At the Paris Theater, an uncommonly engrossing and wise new German movie, "A Free Woman," records the losing battle a divorced woman in her thirties fights in Munich to attain belated self-fulfillment. The die is cast ...展开in a briskly impersonal society geared to male dominance and early training for career women. This attractive, capable young woman, needing love and encouragement, determinedly sidesteps her former slot of housewife, studies voice and dance, takes on subordinate jobs and painfully maneuvers with her former husband (a cold fish who shrewdly remarries) for child custody.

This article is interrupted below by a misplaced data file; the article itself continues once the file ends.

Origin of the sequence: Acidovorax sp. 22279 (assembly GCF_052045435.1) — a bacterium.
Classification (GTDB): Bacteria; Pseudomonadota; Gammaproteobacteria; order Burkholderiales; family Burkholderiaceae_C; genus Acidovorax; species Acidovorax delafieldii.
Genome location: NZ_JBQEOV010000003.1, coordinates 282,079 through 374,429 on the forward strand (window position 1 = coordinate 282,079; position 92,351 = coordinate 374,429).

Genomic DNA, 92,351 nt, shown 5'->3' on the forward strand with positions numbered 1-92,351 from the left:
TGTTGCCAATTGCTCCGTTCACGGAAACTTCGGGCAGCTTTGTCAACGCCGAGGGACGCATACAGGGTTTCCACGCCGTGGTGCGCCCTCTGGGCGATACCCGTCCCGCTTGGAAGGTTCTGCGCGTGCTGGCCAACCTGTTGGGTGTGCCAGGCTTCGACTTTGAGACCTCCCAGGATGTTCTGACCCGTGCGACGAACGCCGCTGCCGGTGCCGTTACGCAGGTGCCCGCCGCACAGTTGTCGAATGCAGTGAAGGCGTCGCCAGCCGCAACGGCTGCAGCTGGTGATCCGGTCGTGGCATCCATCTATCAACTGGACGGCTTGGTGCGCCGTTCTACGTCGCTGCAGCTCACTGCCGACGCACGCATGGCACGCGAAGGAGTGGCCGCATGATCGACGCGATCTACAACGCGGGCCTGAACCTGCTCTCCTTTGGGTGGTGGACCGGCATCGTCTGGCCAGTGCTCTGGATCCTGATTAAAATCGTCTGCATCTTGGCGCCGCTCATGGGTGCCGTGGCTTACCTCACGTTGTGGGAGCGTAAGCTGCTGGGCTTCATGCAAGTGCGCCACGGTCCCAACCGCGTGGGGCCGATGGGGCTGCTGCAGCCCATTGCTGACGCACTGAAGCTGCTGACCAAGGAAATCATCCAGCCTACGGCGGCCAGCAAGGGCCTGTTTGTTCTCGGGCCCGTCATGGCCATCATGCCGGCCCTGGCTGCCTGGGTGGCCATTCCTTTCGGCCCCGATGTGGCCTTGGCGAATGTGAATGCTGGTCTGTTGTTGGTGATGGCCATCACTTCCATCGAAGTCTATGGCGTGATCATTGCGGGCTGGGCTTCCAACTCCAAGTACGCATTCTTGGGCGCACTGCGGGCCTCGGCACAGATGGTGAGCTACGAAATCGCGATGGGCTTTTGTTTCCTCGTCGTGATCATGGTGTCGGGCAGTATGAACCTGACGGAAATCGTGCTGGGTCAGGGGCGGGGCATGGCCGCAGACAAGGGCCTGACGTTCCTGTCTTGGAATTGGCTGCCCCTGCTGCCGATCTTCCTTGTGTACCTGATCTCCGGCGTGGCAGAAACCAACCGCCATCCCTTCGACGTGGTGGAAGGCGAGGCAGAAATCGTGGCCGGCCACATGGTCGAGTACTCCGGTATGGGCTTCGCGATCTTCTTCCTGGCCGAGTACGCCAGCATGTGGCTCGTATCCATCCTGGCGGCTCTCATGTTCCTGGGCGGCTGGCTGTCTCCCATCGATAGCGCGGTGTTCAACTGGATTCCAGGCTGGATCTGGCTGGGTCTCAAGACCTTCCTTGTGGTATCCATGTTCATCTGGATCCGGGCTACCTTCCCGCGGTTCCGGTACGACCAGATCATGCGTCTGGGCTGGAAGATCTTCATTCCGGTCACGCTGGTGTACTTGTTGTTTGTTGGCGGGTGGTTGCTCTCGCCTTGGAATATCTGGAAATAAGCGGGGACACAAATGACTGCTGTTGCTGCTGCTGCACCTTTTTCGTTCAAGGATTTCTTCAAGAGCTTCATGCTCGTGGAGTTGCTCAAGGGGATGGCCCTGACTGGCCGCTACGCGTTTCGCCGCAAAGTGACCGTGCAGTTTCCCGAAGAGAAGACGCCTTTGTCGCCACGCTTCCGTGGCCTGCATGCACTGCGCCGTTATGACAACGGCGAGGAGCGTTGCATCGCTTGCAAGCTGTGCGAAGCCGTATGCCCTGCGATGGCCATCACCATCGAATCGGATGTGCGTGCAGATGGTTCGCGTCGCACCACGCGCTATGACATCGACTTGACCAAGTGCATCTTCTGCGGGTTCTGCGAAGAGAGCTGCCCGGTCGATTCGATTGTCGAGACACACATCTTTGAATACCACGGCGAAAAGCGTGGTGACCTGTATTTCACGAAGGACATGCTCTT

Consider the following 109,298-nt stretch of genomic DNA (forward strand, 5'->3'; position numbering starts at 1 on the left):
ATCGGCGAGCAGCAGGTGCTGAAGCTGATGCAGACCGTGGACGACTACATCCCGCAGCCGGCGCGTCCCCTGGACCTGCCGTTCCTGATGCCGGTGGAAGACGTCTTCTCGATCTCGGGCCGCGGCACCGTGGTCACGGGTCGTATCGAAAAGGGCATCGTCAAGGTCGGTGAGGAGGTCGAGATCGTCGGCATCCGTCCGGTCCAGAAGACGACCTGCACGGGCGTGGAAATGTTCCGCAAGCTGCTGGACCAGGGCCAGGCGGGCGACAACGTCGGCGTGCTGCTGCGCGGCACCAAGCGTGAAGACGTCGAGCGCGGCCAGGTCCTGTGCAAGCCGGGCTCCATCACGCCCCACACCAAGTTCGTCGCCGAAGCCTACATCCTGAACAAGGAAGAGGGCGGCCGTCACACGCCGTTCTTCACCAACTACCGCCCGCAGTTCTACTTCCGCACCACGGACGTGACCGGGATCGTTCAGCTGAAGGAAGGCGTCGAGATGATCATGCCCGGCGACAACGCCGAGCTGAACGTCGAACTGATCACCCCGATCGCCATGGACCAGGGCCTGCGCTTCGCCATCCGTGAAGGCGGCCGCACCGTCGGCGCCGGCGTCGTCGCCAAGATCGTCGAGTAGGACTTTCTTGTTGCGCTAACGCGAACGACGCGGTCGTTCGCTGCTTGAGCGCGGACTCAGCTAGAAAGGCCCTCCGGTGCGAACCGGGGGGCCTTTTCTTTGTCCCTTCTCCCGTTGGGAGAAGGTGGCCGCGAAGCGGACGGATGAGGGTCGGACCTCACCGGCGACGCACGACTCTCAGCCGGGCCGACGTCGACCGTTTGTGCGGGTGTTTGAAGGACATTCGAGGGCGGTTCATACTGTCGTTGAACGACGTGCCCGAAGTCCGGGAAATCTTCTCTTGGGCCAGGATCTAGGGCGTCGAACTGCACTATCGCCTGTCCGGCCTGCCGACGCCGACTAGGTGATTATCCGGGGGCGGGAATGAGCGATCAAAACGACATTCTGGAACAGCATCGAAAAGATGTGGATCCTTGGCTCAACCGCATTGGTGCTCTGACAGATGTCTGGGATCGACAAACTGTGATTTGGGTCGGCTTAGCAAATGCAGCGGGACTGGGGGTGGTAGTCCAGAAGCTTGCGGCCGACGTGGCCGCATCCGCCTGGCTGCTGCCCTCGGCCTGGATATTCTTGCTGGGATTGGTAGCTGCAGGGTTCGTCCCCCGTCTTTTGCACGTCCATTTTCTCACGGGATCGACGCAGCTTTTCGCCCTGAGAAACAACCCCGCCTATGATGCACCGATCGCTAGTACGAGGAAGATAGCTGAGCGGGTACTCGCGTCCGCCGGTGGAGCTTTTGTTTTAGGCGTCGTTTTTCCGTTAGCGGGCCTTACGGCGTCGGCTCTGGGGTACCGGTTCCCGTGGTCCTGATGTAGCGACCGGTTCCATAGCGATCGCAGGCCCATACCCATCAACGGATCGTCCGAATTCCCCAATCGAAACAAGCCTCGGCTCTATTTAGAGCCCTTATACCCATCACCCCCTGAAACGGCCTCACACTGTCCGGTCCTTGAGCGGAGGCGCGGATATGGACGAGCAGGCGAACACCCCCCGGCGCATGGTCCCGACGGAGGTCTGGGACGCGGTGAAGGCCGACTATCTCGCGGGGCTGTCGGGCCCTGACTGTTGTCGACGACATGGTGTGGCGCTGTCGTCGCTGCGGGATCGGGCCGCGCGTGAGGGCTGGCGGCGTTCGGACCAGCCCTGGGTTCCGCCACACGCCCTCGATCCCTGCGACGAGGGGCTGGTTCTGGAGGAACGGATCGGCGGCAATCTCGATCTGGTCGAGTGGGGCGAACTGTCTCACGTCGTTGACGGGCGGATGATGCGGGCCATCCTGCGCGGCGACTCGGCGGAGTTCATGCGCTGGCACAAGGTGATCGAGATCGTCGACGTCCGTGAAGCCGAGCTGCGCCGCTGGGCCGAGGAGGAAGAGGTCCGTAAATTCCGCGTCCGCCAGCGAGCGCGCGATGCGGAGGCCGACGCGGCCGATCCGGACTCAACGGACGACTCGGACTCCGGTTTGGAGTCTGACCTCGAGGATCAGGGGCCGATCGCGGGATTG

All this is quietly and beautifully projected by an unobtrusive camera and stunningly personified by the feeling, low-key performance of Margarethe von Trotta in the central role. The blond star also happens to be the wife of the gifted director, Volker Schlondorff, as well as his co-screen writer.
They and the other performers and contributors have forged a fine, thoughtful and stimulating film that observantly mirrors a human condition, the traditional subordination of women with truthful, biting irony. It would be hard to find a more persuasive and appealing proponent of feminism than Mrs. Schlondorff.